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Why Presets Don’t Work for Landscape Photography

5 min read


No presets. No one-click edits. While presets may be a welcome time-saver for wedding, portrait and travel photographers (often offering a solid base to then apply custom adjustments), editing a landscape photo is different.

Other photographers may take dozens of great images in a day. Yet most landscape photographers will be pleased with one or two—some seasoned pros will be delighted to add a single image to their portfolio after a trip away. Often we get none.

Side note: It’s great to set high standards, but don’t let the fear of failure inhibit you from creating and growing as a photographer.

Landscape photographers have many obsessions—with lenses, camera bodies, filters, tripods, light, weather and scoping locations. The same investment and care ought to be taken when it comes to editing the final image. Here’s why.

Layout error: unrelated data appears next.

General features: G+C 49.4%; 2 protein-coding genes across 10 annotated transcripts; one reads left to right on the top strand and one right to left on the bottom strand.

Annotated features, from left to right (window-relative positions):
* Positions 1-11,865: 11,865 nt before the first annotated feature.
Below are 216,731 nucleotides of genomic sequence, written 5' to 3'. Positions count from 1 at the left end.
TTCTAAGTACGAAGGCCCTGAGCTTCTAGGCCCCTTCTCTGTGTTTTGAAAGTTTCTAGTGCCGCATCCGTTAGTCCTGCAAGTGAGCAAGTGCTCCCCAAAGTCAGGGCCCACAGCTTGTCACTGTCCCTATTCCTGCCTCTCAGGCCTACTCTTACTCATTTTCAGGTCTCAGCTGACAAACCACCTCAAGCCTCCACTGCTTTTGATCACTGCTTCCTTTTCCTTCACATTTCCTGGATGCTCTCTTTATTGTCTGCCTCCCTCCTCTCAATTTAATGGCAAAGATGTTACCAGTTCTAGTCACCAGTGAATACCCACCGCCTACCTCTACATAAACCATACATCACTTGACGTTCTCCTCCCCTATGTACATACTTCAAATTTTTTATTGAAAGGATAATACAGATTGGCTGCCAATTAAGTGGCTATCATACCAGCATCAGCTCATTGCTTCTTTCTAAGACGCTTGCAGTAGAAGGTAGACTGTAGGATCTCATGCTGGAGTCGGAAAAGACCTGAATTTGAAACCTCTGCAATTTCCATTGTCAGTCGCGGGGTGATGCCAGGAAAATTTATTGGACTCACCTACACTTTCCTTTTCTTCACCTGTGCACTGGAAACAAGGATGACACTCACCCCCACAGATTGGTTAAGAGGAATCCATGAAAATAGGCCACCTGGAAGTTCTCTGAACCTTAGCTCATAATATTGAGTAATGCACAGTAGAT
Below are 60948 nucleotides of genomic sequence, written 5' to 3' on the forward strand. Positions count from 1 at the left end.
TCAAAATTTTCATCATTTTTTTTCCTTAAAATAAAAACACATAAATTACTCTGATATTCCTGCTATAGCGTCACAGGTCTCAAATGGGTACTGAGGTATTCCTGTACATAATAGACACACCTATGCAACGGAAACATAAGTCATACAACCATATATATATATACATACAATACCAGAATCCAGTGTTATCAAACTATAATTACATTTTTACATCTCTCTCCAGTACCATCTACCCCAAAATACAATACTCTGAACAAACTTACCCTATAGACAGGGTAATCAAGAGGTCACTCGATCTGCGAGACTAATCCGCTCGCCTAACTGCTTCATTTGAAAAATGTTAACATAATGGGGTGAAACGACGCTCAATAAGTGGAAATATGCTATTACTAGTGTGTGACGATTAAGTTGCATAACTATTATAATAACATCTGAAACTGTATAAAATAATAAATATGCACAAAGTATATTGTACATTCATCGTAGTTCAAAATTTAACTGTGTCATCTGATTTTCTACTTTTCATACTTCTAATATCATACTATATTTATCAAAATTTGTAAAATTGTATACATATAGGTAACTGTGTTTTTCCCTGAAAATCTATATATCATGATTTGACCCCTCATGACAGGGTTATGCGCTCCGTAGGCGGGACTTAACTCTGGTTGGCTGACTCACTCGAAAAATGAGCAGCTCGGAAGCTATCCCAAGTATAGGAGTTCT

Why Landscape Images Deserve Bespoke Editing

Landscapes are dynamic. From each season to each passing hour, they shift and change at the mercy of the weather and light. A small change in camera position can have a drastic effect on the strength of the composition. Altering the camera settings can create either a dreamy long exposure or a dark low-key image.

Each landscape image we create is unique. Each is deserving of its own post-processing.

Creators of ‘preset packs’ have likely spent hours fine-tuning their adjustments. And their curated collection of before/after images often look amazing. I’ve thought it too, I want my images to look as good as that.

Yet a preset that looks amazing on their image of a forest is (very) unlikely to suit your mountain scene. And even if you were to use ‘Moody Forest 4’ on your own forest image, at best it might look okay, at worst it’s an inferior imitation of the original creator’s style.

If you simply want to take candy-coloured drone images of cyan water and orange sand, go for it. Stop reading here.

But read on if you want to create something more. To create something of your own making. To create something that is a true expression of your artistry.